The Week 29 guide for the Online Retreat in Everyday Life ishere.
This week, during Holy Week, we contemplate Jesus in death during our online retreat.
In our everyday life, we let this fact — this astonishing reality — touch us: as we do the dishes, as we put on our shoes, as we go about the routines of our life.
This is the sort of thing that’s easier said than done for me. It’s the sort of thing I like in theory, but not so much in practice.
And I don’t think I’m alone in that.
In every Catholic church, there’s a crucifix. That’s not because we’re obsessed; it’s because it’s that important. It’s not because we can’t let Jesus be alive; it’s because we can’t forget that he died for us.
This week, I’m going to hold close the words from this week’s letter to Jesus (for some reason, it’s often the “In These or Similar Words” letters that grab me the strongest):
What happened? Dearest Jesus, how did it all come to this? How is it that I am looking up at you hanging there in such incredible agony? We are huddled here in fear and disbelief. Your mother, the other women. John. A few others.
I look at you writhing in pain, unable to breathe, pulling yourself up by your nailed wrists, just to gasp for air. I see you look down at me with your warm, familiar eyes veiled in pain but it is still you. I see my dear friend, the one who has been with me through so many terrible moments in my life. Now I stand here with you, unable to do anything.
Oh, Jesus, why? Why did this happen? I know intellectually that it was to enter so fully into my life and my pain, and the pain of everyone else. But so much pain? How can one person bear it all?
I realize that as I stand here, I have been holding onto your mother’s arm. Mary, who is so grieved that she is having a hard time standing. Mary, who has sat with me for so many hours as I’ve talked with you about my life. Now I see her almost doubled over in grief. Oh, Jesus, I don’t want you to even see her pain because it will only add to yours.
She understands so well that your life is slipping away. We watch and pray and hold onto each other, this small knot of silent people who love you so much. Then I realize that as much as you mean to me, as much as I don’t want you to die, I can’t stand to watch you suffer either. Please God, let him be at peace. Let him pass out or die. Don’t let him suffer so much.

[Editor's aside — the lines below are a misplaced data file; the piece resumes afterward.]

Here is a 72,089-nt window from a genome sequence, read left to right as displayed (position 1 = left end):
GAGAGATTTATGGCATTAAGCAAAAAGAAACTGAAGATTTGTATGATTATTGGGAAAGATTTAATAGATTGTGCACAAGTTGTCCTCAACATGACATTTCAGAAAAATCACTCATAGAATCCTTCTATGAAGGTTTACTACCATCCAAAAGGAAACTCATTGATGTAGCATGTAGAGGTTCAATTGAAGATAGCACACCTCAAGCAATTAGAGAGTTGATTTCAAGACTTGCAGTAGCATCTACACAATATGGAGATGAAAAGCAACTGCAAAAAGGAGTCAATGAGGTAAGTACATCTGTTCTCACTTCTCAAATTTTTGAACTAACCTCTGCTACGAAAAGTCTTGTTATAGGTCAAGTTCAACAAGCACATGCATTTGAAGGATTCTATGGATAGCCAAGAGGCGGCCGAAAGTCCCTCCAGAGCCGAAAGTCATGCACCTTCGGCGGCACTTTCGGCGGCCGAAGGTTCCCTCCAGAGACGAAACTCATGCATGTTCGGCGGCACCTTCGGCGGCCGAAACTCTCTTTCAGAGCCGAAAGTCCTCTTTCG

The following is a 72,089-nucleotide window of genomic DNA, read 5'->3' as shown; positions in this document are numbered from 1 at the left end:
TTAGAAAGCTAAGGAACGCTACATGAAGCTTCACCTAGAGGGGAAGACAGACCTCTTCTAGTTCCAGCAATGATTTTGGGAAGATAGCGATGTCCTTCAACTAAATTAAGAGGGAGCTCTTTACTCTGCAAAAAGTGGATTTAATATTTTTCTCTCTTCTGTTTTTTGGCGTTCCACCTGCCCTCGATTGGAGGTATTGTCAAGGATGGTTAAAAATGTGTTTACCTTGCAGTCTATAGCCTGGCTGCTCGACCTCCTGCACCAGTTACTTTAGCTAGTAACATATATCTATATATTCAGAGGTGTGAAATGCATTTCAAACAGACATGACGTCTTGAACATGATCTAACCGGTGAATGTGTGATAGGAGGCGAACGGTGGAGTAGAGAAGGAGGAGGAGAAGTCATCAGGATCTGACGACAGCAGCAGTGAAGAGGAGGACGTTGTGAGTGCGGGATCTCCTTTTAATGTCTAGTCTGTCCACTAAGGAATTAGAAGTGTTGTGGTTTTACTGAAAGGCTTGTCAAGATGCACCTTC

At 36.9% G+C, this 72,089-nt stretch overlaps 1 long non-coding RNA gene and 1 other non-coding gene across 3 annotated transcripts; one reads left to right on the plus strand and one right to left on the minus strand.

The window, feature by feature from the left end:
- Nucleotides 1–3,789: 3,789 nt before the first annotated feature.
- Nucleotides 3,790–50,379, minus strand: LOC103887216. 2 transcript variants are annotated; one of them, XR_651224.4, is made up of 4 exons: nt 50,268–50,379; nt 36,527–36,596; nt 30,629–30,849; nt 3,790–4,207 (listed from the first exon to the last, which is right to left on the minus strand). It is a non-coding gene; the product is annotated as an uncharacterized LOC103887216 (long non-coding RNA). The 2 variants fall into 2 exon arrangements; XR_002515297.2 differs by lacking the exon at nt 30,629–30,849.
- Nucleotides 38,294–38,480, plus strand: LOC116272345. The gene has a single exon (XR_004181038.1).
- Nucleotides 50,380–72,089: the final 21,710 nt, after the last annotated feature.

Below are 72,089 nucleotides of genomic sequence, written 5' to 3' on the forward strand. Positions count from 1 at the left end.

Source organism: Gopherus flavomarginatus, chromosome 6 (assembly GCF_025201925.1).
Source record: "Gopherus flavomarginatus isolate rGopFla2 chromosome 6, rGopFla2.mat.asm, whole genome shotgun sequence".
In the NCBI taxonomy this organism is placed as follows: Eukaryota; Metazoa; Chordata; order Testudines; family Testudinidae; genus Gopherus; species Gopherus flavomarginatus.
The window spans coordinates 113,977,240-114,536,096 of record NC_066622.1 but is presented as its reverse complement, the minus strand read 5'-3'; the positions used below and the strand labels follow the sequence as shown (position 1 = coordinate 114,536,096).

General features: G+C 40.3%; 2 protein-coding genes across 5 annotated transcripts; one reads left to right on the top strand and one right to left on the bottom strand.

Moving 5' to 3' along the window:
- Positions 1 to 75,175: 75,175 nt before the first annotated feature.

But still, you continue to gasp and pull yourself up to breathe, in spite of the torturous pain as the nails rip down into the nerves in your arms. We listen as you pray, continue to ask the father for help and then, finally, surrender to him. Your pale body, covered with dirt and blood trembles a final time and then is still.
Mary turns to her sister and falls into her arms, but she has no tears left. The rest of us hold each other in silence and numbness. The soldiers come and take down the body and as it drops to the ground, Mary lifts you into her arms.
Oh, the pain in her face as she sees you! I want to help her. I want to be there for her because I know you would want me to be there. She holds your lifeless body gently and with such love, just as she did for so many years. She looks at me silently, tragically. I find a jar of water and I use my cloak to get it wet. If only I can wash the blood off your face. If only I can stop the blood from running down from the thorns. I want to do this so Mary won’t have to keep seeing you in such pain. Mary Magdalene and I remove the thorns from your head and wipe your face as your mother kisses it.
Dear God, help us! Be with us in this pain and confusion. Jesus, help us to make some sense out of your suffering. Help me to see how you are a part of my suffering each day and how this act joined you to the deepest sufferings of all of us.
Thank you God for the gift of Jesus. Thank you Jesus for your life in mine. I feel it somehow, even in the midst of this.
May your Holy Week be blessed and filled with the joy that comes after sorrow, with the hope that comes despite darkness, with the love that comes from God.